Green Climate Fund

Signalling effect for global climate finance

The Green Climate Fund (GCF) is an important institution for ensuring that the obligations under the Paris agreement are met. Moreover, it is setting important standards for global climate finance by involving the private sector in new ways, strengthening country ownership and committing to sustainable development and gender equality. However, the financial viability of the fund is by no means guaranteed in the long run.
Fishermen in the Philippines receive government loans for climate-change adaptation projects. Malasig/picture-alliance/dpa Fishermen in the Philippines receive government loans for climate-change adaptation projects.

At the climate summit in Bonn in November (COP 23), Fiji will be the presiding country. It is striving for an agreement to spend more money on adaptation to climate change in the countries at greatest risk. In this context, the GCF has a key role to play. Many developing countries that need financial support to implement their nationally determined contributions (NDCs) to climate action are pinning their hopes on it.

The GCF is accountable to the COP and operates under its guidance. It is currently the largest multilateral climate fund, with financial pledges totalling $ 10.3 billion. It can and must deliver major impulses for global climate finance. Its signalling function is not primarily due to its financial clout – which is comparatively modest compared with the trillions in public and private investments that are needed to keep global warming below two degrees Celsius. The GCF’s great relevance mainly rests on its guidelines that demand:

  • the strong focus on private-sector involvement,
  • bold approaches in the use of innovative financial instruments,
  • the strengthening of country ownership and
  • the establishment of climate-finance institutions and procedures in recipient countries.
  • Last but not least, the GCF is sending an important signal by committing to sustainable development and gender equality in all its transactions.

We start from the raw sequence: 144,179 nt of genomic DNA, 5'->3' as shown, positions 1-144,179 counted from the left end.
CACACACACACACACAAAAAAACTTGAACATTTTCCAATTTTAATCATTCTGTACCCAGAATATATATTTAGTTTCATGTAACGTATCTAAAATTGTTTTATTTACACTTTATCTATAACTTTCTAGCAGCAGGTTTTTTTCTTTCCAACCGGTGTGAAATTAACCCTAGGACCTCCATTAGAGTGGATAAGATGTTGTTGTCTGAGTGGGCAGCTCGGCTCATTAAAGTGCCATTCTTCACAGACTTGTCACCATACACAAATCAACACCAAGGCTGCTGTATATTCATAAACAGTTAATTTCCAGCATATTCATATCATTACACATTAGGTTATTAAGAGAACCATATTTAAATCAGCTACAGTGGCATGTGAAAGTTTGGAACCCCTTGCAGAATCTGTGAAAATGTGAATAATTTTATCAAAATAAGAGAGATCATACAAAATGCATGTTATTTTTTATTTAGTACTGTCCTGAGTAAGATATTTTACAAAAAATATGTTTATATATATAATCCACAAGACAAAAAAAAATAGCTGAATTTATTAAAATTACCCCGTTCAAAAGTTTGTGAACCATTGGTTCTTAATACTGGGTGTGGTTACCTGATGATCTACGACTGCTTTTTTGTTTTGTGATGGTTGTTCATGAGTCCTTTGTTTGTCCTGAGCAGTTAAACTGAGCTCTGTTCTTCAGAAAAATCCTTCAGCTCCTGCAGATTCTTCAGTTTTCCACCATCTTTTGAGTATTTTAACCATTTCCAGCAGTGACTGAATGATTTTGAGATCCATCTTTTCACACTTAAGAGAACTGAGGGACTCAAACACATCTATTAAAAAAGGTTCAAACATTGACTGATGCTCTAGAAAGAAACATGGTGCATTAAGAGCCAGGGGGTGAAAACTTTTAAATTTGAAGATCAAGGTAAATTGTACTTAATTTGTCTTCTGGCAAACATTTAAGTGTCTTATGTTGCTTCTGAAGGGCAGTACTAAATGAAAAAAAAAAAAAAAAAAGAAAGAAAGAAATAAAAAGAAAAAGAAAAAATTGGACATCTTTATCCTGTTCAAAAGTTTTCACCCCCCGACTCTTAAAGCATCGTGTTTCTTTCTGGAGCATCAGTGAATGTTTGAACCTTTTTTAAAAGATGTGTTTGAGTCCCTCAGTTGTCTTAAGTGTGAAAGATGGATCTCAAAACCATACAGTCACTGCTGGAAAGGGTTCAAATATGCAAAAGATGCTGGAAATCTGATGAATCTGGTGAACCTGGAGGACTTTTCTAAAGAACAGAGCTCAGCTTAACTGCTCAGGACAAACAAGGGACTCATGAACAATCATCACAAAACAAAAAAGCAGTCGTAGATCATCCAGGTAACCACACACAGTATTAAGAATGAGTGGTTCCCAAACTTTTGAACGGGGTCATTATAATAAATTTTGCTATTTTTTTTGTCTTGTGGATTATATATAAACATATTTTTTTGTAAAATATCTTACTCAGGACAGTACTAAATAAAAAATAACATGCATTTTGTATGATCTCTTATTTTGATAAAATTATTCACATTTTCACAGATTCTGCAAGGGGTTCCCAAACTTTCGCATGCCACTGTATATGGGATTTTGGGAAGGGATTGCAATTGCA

The GCF was established at COP 16 in Cancún in 2010. It is based on the pledge made by the industrial nations to provide developing countries with climate finance worth an annual $ 100 billion by 2020, relying on public as well as private financial inputs. According to a clause of the Paris agreement, financing commitments must rise after 2025.

A few weeks before the COP in Paris, the GCF’s governing board, which has an equal number of members from developing and developed countries, approved the first batch of project proposals. The Fund thus became fully operational in October 2015. The GCF’s governing document remained vague on how much of the promised $ 100 billion a year would flow through the GCF, but it did state categorically that “a significant share of new multilateral adaptation funding” must be channelled through the GCF. According to the GCF allocation framework, 50 % of the money must be used for emissions reductions and 50 % for adaptation. Moreover, half of all adaptation funding is reserved for small island developing states (SIDS), African countries and least developed countries (LDCs).

Private sector favoured

Vigilance and assertive management are needed to ensure compliance with these commitments. After five rounds of proposal approvals since October 2015, the GCF project portfolio showed a clear imbalance towards emissions reductions in July this year. Mitigation projects accounted for around 66 % of all funding committed. Around a third of all approved funding was earmarked for cross-cutting, in which, however, mitigation expenditures clearly predominate. Decisions for project proposals amounting to $ 600 million worth of GCF funding were expected in late September 2017, but they were not likely to change the ratios dramatically. 

When this essay was finalised in mid-September, around 53 % of approved GCF funding was committed to projects and programmes that benefit the private sector. This focus is deliberate. The GCF believes that private-sector involvement will guarantee long-term support from developed countries. These countries hope that GCF co-financing deals will leverage private-sector investments and thus secure a growing volume of private funding to fulfil the climate-finance obligations by 2020.

In July, two GCF pilot programmes for the private sector (with a combined worth of $ 700 million) had issued request for proposals. Private-sector actors can also access GCF funding directly. Of 54 implementation partners the GCF had accredited by July 2017, seven were private enterprises, including a number of major multinational banks.